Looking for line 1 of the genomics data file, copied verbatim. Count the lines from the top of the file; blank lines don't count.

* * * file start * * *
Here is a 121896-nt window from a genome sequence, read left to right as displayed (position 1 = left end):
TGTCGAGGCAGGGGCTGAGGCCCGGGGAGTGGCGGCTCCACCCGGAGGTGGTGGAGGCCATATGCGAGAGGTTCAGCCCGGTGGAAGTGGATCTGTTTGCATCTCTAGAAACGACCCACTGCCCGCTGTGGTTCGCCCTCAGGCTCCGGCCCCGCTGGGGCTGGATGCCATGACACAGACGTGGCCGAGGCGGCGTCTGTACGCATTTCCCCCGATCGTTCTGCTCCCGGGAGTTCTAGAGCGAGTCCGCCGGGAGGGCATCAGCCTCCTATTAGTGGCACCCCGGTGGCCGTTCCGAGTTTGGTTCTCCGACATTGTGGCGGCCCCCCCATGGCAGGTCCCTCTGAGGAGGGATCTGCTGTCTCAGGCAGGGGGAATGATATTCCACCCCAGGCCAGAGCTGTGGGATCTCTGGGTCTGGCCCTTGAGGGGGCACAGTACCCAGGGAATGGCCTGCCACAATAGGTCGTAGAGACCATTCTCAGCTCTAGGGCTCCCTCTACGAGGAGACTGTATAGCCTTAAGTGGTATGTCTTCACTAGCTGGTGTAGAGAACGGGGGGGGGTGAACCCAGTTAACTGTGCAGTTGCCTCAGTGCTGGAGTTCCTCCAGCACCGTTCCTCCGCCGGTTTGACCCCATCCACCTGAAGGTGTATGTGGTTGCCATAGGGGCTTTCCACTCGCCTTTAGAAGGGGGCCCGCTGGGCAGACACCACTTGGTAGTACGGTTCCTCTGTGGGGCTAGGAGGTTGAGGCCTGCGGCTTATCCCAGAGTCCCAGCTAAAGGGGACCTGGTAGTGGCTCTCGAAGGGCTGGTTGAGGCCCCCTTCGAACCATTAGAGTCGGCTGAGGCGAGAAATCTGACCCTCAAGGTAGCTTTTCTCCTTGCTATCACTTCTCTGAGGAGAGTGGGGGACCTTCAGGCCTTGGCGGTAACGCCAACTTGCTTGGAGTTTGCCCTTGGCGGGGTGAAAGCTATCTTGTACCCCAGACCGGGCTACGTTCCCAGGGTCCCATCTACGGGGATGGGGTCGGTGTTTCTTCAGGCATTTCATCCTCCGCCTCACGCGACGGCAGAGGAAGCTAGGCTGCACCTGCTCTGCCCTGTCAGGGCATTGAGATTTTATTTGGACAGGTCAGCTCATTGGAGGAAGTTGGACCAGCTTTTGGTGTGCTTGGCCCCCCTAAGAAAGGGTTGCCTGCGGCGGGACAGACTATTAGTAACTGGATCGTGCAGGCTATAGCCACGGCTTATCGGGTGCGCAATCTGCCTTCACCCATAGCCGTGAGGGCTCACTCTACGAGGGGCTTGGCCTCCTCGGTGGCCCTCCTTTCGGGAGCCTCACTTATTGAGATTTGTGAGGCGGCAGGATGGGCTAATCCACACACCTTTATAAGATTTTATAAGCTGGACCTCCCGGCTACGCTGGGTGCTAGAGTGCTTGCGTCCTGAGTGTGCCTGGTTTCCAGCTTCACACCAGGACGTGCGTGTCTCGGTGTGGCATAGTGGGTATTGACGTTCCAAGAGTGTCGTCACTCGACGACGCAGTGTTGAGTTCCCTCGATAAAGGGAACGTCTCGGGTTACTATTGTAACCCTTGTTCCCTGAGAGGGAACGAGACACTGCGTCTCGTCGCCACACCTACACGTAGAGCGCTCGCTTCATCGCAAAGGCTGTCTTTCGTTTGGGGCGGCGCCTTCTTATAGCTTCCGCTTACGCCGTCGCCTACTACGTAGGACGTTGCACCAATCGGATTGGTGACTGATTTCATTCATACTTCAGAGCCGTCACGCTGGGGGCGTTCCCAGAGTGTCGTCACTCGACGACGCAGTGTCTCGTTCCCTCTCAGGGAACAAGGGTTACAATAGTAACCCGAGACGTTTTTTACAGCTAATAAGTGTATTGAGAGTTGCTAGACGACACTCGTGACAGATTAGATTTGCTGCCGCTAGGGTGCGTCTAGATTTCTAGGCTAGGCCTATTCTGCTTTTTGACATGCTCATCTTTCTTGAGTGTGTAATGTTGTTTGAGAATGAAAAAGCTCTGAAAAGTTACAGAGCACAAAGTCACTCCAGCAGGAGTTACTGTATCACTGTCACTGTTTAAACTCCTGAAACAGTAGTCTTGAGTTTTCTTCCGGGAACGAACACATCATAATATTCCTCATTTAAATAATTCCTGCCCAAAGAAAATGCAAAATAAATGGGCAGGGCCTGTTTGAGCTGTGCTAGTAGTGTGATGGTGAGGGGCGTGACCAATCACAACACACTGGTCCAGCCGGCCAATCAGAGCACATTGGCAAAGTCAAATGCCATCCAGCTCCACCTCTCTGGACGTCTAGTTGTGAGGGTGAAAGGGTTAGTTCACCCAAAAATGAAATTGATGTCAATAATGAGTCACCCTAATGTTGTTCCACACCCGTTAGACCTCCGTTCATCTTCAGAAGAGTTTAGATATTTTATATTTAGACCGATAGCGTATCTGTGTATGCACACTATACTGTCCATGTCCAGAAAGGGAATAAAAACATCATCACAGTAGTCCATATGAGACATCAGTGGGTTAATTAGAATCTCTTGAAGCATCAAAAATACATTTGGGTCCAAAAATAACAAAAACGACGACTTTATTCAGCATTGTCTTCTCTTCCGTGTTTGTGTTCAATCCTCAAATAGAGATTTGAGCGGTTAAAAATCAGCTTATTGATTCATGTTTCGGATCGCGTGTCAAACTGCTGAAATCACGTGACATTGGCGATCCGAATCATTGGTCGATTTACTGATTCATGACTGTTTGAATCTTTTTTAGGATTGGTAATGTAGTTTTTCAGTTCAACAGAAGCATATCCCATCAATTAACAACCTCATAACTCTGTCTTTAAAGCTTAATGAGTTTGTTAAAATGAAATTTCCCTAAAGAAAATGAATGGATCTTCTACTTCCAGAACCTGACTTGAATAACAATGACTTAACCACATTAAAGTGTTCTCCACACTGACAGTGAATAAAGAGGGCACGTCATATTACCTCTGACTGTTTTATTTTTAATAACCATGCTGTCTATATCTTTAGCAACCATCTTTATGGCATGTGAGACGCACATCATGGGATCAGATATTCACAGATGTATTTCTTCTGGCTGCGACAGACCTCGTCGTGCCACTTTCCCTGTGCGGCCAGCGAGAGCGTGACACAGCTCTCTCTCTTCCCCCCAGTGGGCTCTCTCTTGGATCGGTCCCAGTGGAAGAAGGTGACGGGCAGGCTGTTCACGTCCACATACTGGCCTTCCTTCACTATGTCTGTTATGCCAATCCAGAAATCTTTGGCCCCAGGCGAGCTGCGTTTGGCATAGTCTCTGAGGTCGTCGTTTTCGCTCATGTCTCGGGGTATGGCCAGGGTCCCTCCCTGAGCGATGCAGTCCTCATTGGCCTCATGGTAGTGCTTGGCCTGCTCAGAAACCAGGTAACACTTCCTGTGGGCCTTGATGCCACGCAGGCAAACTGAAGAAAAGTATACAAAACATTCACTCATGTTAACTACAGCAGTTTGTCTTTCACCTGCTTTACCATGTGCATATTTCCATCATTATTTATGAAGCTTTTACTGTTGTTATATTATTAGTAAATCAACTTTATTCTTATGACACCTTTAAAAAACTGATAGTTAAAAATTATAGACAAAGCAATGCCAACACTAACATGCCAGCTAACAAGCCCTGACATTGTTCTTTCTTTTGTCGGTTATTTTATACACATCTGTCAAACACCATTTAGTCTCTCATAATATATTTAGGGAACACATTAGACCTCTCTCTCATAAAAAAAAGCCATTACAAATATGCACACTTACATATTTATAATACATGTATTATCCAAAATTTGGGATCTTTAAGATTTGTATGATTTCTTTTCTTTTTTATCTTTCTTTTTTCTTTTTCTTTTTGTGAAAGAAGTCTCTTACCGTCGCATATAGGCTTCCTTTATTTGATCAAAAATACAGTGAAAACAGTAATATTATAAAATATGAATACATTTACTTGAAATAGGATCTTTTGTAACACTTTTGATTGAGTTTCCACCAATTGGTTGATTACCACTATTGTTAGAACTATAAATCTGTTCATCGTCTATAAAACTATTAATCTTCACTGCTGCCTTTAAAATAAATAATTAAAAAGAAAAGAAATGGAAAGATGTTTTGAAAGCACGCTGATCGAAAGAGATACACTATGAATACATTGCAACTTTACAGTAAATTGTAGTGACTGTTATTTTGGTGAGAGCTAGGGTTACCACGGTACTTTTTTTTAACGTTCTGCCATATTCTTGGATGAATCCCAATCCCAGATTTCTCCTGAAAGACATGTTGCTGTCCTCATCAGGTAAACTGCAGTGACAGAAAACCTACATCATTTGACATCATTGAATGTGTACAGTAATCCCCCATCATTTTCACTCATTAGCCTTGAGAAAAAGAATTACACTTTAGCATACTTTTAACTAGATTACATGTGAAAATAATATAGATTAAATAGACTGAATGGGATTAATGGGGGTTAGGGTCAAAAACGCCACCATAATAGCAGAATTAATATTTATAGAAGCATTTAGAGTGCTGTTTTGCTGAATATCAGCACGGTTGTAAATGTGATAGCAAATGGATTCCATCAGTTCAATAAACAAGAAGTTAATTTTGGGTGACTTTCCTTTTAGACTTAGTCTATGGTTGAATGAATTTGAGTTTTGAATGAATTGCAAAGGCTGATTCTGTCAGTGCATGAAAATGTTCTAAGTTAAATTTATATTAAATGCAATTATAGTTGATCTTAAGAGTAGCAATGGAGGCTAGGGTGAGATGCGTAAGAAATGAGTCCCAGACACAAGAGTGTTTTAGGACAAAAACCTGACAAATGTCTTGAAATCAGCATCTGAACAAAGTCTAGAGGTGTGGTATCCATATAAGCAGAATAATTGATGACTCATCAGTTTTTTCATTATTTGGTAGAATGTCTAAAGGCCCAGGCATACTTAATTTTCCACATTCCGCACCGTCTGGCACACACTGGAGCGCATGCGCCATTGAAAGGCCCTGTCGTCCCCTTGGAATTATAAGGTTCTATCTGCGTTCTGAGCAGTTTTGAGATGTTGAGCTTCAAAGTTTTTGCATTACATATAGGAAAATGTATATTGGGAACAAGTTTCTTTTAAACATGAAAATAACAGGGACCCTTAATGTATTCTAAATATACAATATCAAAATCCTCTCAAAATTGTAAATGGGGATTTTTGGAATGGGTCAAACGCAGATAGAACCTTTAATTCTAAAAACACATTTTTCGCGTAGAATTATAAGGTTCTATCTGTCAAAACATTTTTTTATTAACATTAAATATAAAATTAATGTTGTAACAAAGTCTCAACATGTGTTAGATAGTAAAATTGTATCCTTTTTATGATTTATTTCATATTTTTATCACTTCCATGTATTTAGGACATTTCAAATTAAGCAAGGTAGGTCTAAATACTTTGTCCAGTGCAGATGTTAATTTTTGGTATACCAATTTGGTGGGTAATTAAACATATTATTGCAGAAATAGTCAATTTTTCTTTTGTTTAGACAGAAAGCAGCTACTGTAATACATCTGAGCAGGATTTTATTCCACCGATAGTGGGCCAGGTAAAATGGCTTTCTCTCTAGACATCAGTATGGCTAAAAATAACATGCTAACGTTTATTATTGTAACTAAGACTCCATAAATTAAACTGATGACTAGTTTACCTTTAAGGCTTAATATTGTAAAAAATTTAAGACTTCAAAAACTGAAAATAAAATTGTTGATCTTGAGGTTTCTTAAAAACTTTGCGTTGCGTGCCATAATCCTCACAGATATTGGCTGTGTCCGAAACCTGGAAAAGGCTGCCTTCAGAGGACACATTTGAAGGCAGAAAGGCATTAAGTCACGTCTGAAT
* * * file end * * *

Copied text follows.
Here is a 121896-nt window from a genome sequence, read left to right as displayed (position 1 = left end):